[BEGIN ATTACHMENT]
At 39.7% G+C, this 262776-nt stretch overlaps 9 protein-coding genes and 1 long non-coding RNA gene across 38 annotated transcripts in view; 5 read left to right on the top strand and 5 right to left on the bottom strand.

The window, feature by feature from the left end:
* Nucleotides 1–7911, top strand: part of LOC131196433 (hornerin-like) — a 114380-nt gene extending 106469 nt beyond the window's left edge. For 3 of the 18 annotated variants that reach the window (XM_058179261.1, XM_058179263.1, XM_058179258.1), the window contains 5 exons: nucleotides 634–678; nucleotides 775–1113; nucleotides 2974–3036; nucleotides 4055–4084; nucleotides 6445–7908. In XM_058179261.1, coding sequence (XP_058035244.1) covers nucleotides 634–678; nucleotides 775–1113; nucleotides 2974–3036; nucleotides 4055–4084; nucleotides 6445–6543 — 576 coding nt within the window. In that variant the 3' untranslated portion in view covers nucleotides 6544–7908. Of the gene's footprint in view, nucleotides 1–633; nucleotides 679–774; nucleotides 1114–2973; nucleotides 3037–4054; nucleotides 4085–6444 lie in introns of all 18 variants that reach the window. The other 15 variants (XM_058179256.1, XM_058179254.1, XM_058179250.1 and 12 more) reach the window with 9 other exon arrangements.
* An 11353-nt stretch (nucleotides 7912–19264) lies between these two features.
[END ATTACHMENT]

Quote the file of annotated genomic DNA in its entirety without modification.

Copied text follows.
At 39.7% G+C, this 262776-nt stretch overlaps 9 protein-coding genes and 1 long non-coding RNA gene across 38 annotated transcripts in view; 5 read left to right on the top strand and 5 right to left on the bottom strand.

The window, feature by feature from the left end:
* Nucleotides 1–7911, top strand: part of LOC131196433 (hornerin-like) — a 114380-nt gene extending 106469 nt beyond the window's left edge. For 3 of the 18 annotated variants that reach the window (XM_058179261.1, XM_058179263.1, XM_058179258.1), the window contains 5 exons: nucleotides 634–678; nucleotides 775–1113; nucleotides 2974–3036; nucleotides 4055–4084; nucleotides 6445–7908. In XM_058179261.1, coding sequence (XP_058035244.1) covers nucleotides 634–678; nucleotides 775–1113; nucleotides 2974–3036; nucleotides 4055–4084; nucleotides 6445–6543 — 576 coding nt within the window. In that variant the 3' untranslated portion in view covers nucleotides 6544–7908. Of the gene's footprint in view, nucleotides 1–633; nucleotides 679–774; nucleotides 1114–2973; nucleotides 3037–4054; nucleotides 4085–6444 lie in introns of all 18 variants that reach the window. The other 15 variants (XM_058179256.1, XM_058179254.1, XM_058179250.1 and 12 more) reach the window with 9 other exon arrangements.
* An 11353-nt stretch (nucleotides 7912–19264) lies between these two features.